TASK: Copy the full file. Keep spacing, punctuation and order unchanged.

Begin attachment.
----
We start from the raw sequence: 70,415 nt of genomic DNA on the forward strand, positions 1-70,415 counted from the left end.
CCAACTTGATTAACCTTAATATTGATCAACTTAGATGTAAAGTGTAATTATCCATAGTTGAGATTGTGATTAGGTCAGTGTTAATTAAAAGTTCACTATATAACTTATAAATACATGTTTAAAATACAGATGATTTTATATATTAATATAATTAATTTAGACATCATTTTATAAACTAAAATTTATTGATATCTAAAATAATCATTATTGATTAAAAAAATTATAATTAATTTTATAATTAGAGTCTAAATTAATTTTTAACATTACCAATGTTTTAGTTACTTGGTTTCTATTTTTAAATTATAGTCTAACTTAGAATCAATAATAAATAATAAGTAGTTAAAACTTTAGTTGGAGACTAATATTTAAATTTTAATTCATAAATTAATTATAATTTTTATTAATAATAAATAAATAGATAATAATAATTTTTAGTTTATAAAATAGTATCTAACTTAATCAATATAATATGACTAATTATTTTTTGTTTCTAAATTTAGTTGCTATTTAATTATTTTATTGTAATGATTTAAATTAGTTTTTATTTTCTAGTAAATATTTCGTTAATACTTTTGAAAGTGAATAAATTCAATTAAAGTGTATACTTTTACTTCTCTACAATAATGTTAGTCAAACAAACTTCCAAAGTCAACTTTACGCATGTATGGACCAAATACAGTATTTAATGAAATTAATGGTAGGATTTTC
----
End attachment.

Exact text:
We start from the raw sequence: 70,415 nt of genomic DNA on the forward strand, positions 1-70,415 counted from the left end.
CCAACTTGATTAACCTTAATATTGATCAACTTAGATGTAAAGTGTAATTATCCATAGTTGAGATTGTGATTAGGTCAGTGTTAATTAAAAGTTCACTATATAACTTATAAATACATGTTTAAAATACAGATGATTTTATATATTAATATAATTAATTTAGACATCATTTTATAAACTAAAATTTATTGATATCTAAAATAATCATTATTGATTAAAAAAATTATAATTAATTTTATAATTAGAGTCTAAATTAATTTTTAACATTACCAATGTTTTAGTTACTTGGTTTCTATTTTTAAATTATAGTCTAACTTAGAATCAATAATAAATAATAAGTAGTTAAAACTTTAGTTGGAGACTAATATTTAAATTTTAATTCATAAATTAATTATAATTTTTATTAATAATAAATAAATAGATAATAATAATTTTTAGTTTATAAAATAGTATCTAACTTAATCAATATAATATGACTAATTATTTTTTGTTTCTAAATTTAGTTGCTATTTAATTATTTTATTGTAATGATTTAAATTAGTTTTTATTTTCTAGTAAATATTTCGTTAATACTTTTGAAAGTGAATAAATTCAATTAAAGTGTATACTTTTACTTCTCTACAATAATGTTAGTCAAACAAACTTCCAAAGTCAACTTTACGCATGTATGGACCAAATACAGTATTTAATGAAATTAATGGTAGGATTTTC